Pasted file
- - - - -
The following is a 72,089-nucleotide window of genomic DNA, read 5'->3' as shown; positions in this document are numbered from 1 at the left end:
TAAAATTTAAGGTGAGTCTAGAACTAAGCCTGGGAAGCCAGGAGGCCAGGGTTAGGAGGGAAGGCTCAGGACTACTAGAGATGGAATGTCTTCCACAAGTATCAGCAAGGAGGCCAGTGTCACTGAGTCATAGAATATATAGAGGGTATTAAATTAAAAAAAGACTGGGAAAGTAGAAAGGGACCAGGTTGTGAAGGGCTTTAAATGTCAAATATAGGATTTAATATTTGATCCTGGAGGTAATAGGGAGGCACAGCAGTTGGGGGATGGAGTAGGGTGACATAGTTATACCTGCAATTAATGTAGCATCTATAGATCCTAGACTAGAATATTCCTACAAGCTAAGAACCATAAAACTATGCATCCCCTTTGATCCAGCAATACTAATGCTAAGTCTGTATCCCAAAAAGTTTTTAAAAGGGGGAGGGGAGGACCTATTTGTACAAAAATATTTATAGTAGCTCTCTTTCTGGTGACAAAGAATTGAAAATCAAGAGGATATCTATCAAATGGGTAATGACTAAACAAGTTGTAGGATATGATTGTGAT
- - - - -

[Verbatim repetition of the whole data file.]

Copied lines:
The following is a 72,089-nucleotide window of genomic DNA, read 5'->3' as shown; positions in this document are numbered from 1 at the left end:
TAAAATTTAAGGTGAGTCTAGAACTAAGCCTGGGAAGCCAGGAGGCCAGGGTTAGGAGGGAAGGCTCAGGACTACTAGAGATGGAATGTCTTCCACAAGTATCAGCAAGGAGGCCAGTGTCACTGAGTCATAGAATATATAGAGGGTATTAAATTAAAAAAAGACTGGGAAAGTAGAAAGGGACCAGGTTGTGAAGGGCTTTAAATGTCAAATATAGGATTTAATATTTGATCCTGGAGGTAATAGGGAGGCACAGCAGTTGGGGGATGGAGTAGGGTGACATAGTTATACCTGCAATTAATGTAGCATCTATAGATCCTAGACTAGAATATTCCTACAAGCTAAGAACCATAAAACTATGCATCCCCTTTGATCCAGCAATACTAATGCTAAGTCTGTATCCCAAAAAGTTTTTAAAAGGGGGAGGGGAGGACCTATTTGTACAAAAATATTTATAGTAGCTCTCTTTCTGGTGACAAAGAATTGAAAATCAAGAGGATATCTATCAAATGGGTAATGACTAAACAAGTTGTAGGATATGATTGTGAT